H2 receptor blockers are a commonly used type of medicine that helps treat conditions related to too much stomach acid. H2 blockers are available over the counter and by prescription.
One specific H2 blocker, Zantac, has been pulled from shelves as of April 2020. According to the FDA, all OTC Zantac had to be removed from the U.S. marketplace because of unacceptably high levels of something called NDMA. NDMA is a possible carcinogen, meaning a cancer-causing chemical.
Aside from Zantac warnings, what else should you know about H2 blockers?
An Overview of H2 Receptor Blockers
H2 blockers or H2 receptor blockers are medicines for excess stomach acid, and common products include famotidine, which is in Pepcid and Pepcid Ac, as well as nizatidine, which is in brand-name Axid.
Conditions treated by H2 receptor blockers include an inflamed stomach, peptic ulcers, and gastritis. Peptic ulcers are sores in the lining of the stomach, esophagus, or the first part of the small intestine, known as the duodenum. Some doctors advise patients to take an H2 receptor blocker to prevent the return of peptic ulcers.
Gastroesophageal reflux disease (GERD) is another reason H2 receptor blockers are used. GERD is a chronic, ongoing form of acid reflux. When there’s chronic exposure to stomach acid, it can irritate the esophagus, causing symptoms like heartburn and trouble swallowing.
How Do These Drugs Work?
When you take a medicine classified as an H2 receptor blocker, the ingredients travel to certain stomach cells responsible for the release of acid. The medication prevents specific chemical reactions in the cells and as such, they can’t produce so much acid.
The NIH has found H2 receptor blockers reduce stomach acid secretions by as much as 70% over a period of 24 hours.
How Are H2 Blockers Different From Proton Pump Inhibitors?
A proton pump inhibitor or PPI is a medicine also used to help reduce stomach acid and to treat GERD and acid reflux. PPIs include Nexium and Protonix.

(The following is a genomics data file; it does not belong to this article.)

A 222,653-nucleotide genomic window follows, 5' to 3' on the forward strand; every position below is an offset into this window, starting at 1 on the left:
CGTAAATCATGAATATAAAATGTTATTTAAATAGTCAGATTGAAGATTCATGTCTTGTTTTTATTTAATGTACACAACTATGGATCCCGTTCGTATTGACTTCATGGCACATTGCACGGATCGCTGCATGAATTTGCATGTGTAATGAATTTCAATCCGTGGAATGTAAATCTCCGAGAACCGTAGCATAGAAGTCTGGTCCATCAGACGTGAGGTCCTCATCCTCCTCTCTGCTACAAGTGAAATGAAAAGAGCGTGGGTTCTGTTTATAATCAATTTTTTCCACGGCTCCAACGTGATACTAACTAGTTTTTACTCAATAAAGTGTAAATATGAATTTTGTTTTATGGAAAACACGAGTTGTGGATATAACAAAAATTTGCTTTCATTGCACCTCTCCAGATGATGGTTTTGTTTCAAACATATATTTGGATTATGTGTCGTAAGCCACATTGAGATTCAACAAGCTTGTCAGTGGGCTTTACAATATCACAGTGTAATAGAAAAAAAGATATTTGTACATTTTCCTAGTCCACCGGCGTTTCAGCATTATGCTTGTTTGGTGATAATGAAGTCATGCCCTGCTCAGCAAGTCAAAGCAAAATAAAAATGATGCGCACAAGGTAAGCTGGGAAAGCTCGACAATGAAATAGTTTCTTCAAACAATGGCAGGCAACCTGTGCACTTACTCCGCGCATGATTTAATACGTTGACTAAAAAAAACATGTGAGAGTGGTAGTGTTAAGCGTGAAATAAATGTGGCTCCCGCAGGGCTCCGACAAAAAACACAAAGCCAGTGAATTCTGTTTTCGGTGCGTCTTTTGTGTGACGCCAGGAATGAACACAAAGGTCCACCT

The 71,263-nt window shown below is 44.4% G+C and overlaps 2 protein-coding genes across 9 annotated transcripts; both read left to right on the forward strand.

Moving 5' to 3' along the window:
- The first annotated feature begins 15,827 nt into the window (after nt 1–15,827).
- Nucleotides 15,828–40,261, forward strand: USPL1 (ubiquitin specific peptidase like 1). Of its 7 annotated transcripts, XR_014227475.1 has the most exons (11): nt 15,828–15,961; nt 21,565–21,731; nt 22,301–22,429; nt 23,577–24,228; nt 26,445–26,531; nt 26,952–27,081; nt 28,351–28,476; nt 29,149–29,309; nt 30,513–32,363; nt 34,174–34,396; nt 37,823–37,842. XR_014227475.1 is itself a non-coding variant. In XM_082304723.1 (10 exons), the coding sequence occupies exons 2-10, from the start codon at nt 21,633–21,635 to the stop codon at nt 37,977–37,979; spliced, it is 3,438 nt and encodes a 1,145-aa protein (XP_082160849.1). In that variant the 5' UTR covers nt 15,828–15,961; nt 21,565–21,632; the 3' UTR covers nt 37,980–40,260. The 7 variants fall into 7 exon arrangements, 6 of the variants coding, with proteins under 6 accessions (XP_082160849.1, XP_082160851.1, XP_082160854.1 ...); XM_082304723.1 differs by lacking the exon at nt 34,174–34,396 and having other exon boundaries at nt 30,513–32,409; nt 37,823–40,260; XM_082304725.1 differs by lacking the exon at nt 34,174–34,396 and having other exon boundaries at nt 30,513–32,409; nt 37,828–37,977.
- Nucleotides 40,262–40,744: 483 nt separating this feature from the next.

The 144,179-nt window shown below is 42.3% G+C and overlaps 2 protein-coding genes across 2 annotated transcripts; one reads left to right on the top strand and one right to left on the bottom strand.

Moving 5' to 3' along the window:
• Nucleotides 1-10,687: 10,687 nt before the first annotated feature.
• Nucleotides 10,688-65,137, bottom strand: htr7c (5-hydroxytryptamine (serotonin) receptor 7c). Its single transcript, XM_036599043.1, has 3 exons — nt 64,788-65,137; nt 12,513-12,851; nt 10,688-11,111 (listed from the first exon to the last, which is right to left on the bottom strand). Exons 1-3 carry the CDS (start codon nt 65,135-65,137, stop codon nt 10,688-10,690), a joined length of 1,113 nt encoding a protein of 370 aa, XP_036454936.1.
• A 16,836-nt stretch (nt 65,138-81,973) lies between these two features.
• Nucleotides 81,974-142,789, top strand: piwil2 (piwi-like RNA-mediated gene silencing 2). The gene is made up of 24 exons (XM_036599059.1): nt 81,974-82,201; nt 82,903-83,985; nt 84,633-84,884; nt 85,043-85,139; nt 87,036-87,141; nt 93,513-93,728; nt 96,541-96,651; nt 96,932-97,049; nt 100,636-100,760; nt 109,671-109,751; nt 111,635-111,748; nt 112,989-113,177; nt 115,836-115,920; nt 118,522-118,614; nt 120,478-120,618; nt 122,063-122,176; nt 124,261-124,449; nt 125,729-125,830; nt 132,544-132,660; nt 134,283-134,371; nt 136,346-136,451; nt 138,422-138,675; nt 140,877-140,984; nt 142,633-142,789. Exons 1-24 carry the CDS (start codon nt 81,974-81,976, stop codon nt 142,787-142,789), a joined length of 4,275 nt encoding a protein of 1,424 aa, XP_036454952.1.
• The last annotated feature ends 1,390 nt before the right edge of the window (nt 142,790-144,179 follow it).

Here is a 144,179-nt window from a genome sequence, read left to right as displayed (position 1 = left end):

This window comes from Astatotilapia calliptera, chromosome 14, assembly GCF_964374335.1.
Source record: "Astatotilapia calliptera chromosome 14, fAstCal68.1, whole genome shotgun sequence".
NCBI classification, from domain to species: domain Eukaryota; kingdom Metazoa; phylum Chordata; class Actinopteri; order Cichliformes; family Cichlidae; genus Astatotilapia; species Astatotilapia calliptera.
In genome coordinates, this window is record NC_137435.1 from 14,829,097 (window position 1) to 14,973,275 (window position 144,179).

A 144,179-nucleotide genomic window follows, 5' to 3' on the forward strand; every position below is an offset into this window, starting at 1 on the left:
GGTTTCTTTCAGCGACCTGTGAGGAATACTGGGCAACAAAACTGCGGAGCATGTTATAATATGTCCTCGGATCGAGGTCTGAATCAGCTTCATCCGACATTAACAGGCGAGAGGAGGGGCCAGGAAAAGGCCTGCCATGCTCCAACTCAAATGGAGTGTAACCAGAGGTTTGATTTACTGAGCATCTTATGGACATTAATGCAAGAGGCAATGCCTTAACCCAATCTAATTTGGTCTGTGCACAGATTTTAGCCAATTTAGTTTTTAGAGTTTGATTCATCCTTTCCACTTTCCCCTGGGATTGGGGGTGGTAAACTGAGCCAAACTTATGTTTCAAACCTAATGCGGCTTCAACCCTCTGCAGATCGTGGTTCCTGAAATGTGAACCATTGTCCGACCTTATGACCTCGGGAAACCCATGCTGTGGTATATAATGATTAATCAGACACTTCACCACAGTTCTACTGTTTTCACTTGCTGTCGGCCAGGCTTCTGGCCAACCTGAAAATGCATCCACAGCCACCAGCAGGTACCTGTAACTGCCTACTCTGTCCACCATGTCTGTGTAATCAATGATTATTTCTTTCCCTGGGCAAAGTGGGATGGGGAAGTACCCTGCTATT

PPIs also work to block the production of stomach acid and decrease it, but PPIs are faster and stronger at doing so. H2 receptor blockers, however, are specifically good for decreasing acid in the evening, and that’s a common reason people develop peptic ulcers. For that reason, an H2 blocker is more likely to be prescribed to someone either at risk of developing an ulcer or someone who already has one.
Are There Side Effects of These Medicines?
Most H2 receptor blocker side effects are mild, and over time they should go away as you continue to take the medicine. A very small percentage of people stop taking H2 receptor blockers because of side effects.
Some of the possible side effects may include:
- Problems sleeping
- Dry mouth
- Dry skin
- Ringing in the ears
- Runny nose
- Problems urinating
Sometimes these medicines can also interfere with your ability to absorb nutrients like vitamin D, folate, and vitamin B12.
For someone who can’t take an H2 receptor blocker or doesn’t want to, lifestyle changes may help them with symptoms of GERD, peptic ulcers, and other conditions related to stomach acid.
For someone with peptic ulcers, you should first talk to your doctor about your use of nonsteroidal anti-inflammatory drugs (NSAIDs). NSAIDs include ibuprofen and aspirin, and long-term use can increase the likelihood you develop peptic ulcer disease. Your doctor could suggest you take acetaminophen instead, but again, consult with your doctor before starting or stopping any medicines.
You should also reduce your alcohol and spicy food consumption, work on reducing your stress, and stop smoking if you do.
If you have acid reflux or GERD, try to move toward eating several small meals a day instead of three large ones. Avoid food and drinks that you know trigger your symptoms, and elevate the head of your bed so that it’s up around six inches.
Try to avoid meals and snacks right before bed, and don’t lie down for at least two hours after eating.
Interestingly some are looking at H2 blockers as a drug of interest for COVID-19 treatment as well, although that’s in the very experimental and early stages. It first came to the attention of medical professionals in the U.S. after hearing Chinese patients who took H2 receptor blockers were surviving COVID-19 at higher rates than people with similar risk factors but taking different types of heartburn medicines.
Scientists aren’t sure about the associations right now, or why there is an association, but it is an interesting component of COVID research.